Main Street National Bank

by Stuart P. Papavassiliou March/April 2009

Straightforward, industrious and self-assured are just a few of the first impressions one gets when speaking with Tom Depping, chairman and CEO of Main Street National Bank of Kingwood, TX.

Tom Depping Chairman & CEO, Main Street National Bank

Depping, originally from Frankenmuth, MI, moved to Houston in 1981 in the middle of the oil boom of the late 1970s to the early 1980s — a time when many were relocating from the Rust Belt to the Golden Buckle of the Sun Belt. With an accounting degree from Eastern Michigan University and some experience at KPMG International, he joined First City National Bank’s equipment leasing unit as its lease accounting officer. “After a year or two in accounting, I wound up as VP of Finance and eventually moved into sales,” Depping recalls.

From that point on, things just seemed to take off for Depping. When First City’s leasing unit was sold to Sun America, Depping, through a series of promotions, was eventually appointed president of Sun America Financial Services, a position he held from 1991 to 1994.

The Drive to Innovate
After leaving Sun America, Depping formed a de novo operation called First Sierra to capitalize on what he saw was the growth potential of the small-ticket equipment finance business. Depping explains, “Even though I was with First City/Sun America for about 13 years, I think most people know me from First Sierra. We were a complete startup with $1 million in capital at the start. In 1997, we went public and raised about $10 million more, and by 1999, we were doing $1 billion a year in volume.”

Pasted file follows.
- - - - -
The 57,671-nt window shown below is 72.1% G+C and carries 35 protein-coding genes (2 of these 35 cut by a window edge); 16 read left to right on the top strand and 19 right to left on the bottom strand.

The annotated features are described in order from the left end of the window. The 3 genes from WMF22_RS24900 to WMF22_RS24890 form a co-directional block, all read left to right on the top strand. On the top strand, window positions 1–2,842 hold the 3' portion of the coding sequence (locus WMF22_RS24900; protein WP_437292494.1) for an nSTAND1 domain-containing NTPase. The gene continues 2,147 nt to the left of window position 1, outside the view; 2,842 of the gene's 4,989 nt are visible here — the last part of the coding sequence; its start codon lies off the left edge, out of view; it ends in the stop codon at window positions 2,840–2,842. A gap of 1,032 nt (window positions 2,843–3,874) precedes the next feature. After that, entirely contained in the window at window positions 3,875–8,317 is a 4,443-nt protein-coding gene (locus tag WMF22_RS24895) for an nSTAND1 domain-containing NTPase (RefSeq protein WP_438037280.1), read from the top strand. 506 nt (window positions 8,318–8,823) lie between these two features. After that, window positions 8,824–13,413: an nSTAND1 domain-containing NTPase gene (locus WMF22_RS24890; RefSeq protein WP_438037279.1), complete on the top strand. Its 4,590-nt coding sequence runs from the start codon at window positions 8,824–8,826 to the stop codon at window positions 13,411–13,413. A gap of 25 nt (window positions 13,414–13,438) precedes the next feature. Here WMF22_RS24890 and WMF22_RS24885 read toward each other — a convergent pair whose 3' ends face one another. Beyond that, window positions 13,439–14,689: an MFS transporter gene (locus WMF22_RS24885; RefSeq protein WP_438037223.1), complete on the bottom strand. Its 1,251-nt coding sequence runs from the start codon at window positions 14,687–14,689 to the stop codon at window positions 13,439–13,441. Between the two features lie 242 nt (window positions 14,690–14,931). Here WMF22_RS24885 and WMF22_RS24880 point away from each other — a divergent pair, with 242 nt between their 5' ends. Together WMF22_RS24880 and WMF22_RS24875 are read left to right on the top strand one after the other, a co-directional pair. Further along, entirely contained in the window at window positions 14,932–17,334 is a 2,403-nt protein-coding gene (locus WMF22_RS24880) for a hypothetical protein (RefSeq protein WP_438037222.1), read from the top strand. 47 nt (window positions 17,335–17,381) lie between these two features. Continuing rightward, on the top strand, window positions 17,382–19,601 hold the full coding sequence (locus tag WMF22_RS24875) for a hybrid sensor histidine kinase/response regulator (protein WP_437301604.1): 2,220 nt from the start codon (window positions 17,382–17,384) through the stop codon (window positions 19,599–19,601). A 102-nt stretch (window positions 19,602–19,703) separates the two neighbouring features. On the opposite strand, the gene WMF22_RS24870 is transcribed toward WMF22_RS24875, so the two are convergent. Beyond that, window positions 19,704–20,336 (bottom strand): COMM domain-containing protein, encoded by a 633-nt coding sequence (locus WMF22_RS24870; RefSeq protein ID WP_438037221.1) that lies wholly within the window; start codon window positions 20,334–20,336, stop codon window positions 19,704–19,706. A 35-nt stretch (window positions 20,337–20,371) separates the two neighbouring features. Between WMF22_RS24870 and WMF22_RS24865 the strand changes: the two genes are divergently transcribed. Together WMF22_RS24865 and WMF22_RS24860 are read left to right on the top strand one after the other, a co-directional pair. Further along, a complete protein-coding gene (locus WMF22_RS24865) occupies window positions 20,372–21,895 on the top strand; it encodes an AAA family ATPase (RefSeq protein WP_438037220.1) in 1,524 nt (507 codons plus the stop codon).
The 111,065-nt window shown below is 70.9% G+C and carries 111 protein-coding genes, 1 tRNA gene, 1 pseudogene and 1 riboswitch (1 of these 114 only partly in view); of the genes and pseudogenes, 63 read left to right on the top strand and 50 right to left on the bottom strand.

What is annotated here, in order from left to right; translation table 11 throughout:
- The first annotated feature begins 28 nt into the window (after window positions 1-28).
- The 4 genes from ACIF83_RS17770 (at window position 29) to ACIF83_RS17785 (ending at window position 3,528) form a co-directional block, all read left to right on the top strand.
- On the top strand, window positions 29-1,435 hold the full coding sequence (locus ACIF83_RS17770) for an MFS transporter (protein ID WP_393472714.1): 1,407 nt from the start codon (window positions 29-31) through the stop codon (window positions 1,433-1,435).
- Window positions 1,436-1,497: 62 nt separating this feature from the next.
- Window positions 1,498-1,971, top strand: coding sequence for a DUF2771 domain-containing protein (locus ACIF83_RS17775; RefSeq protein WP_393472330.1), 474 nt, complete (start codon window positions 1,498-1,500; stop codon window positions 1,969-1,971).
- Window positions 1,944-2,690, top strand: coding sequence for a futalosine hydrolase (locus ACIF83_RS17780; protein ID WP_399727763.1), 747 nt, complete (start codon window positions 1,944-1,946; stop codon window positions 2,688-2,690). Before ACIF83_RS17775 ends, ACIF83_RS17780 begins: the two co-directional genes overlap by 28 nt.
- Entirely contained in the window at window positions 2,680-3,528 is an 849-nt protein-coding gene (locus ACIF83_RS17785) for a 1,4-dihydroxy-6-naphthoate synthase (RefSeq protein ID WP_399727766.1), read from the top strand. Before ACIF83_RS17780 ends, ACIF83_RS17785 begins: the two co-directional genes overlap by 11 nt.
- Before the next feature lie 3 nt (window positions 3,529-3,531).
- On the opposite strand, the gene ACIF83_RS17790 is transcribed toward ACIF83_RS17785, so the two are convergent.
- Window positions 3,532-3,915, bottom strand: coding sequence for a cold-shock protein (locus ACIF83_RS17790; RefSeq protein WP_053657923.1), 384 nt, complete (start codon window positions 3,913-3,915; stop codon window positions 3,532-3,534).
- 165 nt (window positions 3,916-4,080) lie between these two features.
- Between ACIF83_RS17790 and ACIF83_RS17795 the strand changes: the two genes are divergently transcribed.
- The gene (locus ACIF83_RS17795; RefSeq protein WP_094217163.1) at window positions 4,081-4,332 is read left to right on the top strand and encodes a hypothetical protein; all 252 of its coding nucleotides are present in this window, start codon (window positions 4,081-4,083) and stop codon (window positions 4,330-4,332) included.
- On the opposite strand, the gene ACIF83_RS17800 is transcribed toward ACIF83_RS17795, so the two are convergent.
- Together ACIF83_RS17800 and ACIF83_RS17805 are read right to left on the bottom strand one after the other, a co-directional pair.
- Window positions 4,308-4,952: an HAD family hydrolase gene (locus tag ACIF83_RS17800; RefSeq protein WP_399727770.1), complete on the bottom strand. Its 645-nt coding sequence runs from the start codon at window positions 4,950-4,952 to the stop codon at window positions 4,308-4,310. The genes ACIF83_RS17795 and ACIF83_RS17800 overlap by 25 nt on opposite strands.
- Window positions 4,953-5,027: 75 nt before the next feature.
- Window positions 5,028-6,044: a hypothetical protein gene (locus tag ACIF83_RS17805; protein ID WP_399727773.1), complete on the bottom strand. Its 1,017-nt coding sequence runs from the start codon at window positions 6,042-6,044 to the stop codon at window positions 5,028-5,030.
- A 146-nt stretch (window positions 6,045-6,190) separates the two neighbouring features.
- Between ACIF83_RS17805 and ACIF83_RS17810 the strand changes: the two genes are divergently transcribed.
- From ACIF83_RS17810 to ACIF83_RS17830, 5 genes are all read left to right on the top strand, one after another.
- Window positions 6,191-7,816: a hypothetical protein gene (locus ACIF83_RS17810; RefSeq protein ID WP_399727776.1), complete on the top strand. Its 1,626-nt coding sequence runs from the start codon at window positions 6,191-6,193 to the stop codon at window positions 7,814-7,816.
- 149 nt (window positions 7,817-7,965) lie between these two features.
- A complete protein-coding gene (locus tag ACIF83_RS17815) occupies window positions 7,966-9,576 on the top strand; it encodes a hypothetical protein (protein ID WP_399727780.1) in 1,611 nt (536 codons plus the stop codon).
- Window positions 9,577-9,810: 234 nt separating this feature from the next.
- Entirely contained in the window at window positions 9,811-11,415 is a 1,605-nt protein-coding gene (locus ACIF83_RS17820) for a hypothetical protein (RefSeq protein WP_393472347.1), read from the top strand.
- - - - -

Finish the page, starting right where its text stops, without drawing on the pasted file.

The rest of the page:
And from where Depping sits, First Sierra’s rapid growth was anything but accidental. “At First Sierra, we developed an industry leading technology platform, which caught the attention of the investment bankers and, in 1999, they converted us to a dot-com. That was all great until the bubble burst in 2001. At that point, we sold First Sierra to American Express. But what was great about it was that the initial investors in First Sierra earned a return of a little over 3000% on their investment. Not bad at all.”

A ‘Kind of’ Retirement
At the age of 43, Depping found himself with some time on his hands. Depping reflects, “I ‘kind of’ took a few years off at that point. But I got bored and started a couple of companies … one of which I sold in November of 2007, the other one is still around.”

For Depping, taking “a few years off” was occupied by forming Vision Sports Marketing with Hal Pastner, his partner at the time. The company produced national Amateur Athletic Union (AAU) tournaments, two of which —